1

I ran into a bug (or feature) in OS X 10.9 that I can't figure out.

If I'm trying to log into two servers, and I use "guest" credentials to log into one of them, things get screwy.

Example:

  1. Connect to Server1 (smb://server1) as a "Guest." Select share. Works great.
  2. Connect to Server2 (smb://server2). Finder does not give me the option to log in. Instead, it shows a box with a list of shares on the server. When I try to connect to a share, I get an error saying I do not have the right permissions.

The reason? I'm apparently also logged in as GUEST to server2. Check it out:

screenshot

In most cases, I can't disconnect from the server, regardless of how many times I click the button. I have to restart the system instead.

This is not a problem in OS X 10.6.8, nor in 10.10. I've also tried connecting via SMB1 (using CIFS, and by forcing SMB1 at the account level). I'm at a loss as how to fix this from the client end. Any thoughts?

  • Have you tried connecting to the share using command-K and then using smb://DOMAIN;User@ServerName/ShareName ? – bmike Nov 11 '14 at 21:47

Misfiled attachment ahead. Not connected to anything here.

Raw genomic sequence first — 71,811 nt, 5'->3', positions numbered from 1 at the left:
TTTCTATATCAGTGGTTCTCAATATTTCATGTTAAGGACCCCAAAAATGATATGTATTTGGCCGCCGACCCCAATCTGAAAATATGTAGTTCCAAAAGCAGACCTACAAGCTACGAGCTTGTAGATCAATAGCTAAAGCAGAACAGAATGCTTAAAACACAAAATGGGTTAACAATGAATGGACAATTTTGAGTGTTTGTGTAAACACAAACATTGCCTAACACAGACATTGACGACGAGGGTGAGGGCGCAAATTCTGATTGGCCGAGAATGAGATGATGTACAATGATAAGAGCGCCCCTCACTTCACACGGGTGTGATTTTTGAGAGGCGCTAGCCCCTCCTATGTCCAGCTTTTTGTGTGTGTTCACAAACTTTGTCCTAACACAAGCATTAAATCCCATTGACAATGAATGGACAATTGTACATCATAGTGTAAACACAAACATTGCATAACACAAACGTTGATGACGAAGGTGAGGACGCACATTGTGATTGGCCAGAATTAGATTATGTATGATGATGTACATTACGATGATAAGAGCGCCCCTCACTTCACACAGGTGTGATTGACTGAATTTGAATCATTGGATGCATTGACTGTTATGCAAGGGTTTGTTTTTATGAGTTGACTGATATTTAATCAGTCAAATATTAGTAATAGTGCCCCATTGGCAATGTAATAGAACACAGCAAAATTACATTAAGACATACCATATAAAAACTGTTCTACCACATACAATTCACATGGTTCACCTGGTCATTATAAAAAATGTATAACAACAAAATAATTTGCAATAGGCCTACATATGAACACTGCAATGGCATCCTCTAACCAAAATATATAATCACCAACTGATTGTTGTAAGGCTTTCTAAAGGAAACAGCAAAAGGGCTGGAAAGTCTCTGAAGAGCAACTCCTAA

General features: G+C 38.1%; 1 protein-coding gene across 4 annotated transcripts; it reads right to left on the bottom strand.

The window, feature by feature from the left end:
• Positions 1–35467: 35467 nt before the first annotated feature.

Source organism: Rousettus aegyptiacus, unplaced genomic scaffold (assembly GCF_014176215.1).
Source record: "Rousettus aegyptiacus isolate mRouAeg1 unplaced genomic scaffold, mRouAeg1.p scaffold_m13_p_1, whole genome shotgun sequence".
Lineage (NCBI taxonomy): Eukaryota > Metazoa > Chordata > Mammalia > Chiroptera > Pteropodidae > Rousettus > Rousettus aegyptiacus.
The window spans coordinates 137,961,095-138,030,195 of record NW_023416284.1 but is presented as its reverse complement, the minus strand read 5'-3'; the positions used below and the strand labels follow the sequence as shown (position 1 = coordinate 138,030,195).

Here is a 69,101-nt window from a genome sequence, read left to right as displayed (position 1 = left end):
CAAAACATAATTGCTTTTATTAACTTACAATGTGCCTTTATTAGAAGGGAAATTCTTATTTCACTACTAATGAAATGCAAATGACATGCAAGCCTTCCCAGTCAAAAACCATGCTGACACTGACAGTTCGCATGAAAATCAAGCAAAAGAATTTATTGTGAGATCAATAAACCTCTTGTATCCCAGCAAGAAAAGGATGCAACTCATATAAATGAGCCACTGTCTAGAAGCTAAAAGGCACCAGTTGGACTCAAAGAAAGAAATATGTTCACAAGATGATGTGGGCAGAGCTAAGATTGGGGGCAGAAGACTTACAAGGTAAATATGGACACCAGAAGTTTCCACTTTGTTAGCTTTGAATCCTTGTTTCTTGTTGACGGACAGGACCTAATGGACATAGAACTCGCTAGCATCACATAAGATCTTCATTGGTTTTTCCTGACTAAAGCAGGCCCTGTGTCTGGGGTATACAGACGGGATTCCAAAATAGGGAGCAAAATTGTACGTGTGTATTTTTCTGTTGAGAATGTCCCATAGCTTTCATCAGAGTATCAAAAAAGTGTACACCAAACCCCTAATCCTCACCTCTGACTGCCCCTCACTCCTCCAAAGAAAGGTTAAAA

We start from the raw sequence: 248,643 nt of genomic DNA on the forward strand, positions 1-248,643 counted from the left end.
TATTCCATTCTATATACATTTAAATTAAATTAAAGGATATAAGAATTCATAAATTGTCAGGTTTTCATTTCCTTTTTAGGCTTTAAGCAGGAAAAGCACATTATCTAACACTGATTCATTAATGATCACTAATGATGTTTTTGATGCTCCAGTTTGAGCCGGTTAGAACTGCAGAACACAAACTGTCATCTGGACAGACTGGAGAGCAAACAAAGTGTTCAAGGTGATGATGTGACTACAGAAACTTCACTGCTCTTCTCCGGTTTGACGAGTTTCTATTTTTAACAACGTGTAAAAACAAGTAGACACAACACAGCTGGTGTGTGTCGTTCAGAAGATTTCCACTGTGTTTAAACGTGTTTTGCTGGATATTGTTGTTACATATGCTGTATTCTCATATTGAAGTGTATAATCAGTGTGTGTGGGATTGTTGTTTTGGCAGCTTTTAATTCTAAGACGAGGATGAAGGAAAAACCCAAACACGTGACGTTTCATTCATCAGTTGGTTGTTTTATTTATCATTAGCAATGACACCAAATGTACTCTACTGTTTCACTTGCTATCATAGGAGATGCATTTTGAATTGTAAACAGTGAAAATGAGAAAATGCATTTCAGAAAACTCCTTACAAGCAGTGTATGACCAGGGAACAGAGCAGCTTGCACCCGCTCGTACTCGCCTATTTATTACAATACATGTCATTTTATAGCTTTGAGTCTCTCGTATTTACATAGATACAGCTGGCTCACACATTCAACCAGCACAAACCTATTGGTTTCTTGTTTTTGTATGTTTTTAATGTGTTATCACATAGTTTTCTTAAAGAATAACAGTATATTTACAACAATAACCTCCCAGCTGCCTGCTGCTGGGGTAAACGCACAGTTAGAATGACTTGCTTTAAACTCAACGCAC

• Thanks for your comment, bmike. Yes, I still get the permissions error. Also, I've tried using CIFS instead of SMB, and forcing SMB1 instead of SMB2. – ericbakes Nov 11 '14 at 21:52
  • @ericbakes are server1 & server2 member of an AD? – klanomath Nov 17 '14 at 22:11
  • @klanomath, server02 is a member of an AD. server01 is not. – ericbakes Nov 24 '14 at 16:29
0

Update: I had to disable the Guest account on SERVER2. The guest account didn't have access to any shares, but it seems that simply having it active was enough to cause a problem. Here's what I think happened: 1) Log into server1 as "GUEST". 2) Log into server2. OS X must cache network credentials, so tried "GUEST." 3) Server responded with a list of shares, but since GUEST didn't have access, returned permissions error when I tried to open a share. Still seems buggy to me. If anyone has additional insight, feel free to post here.

You must log in to answer this question.

Not the answer you're looking for? Browse other questions tagged .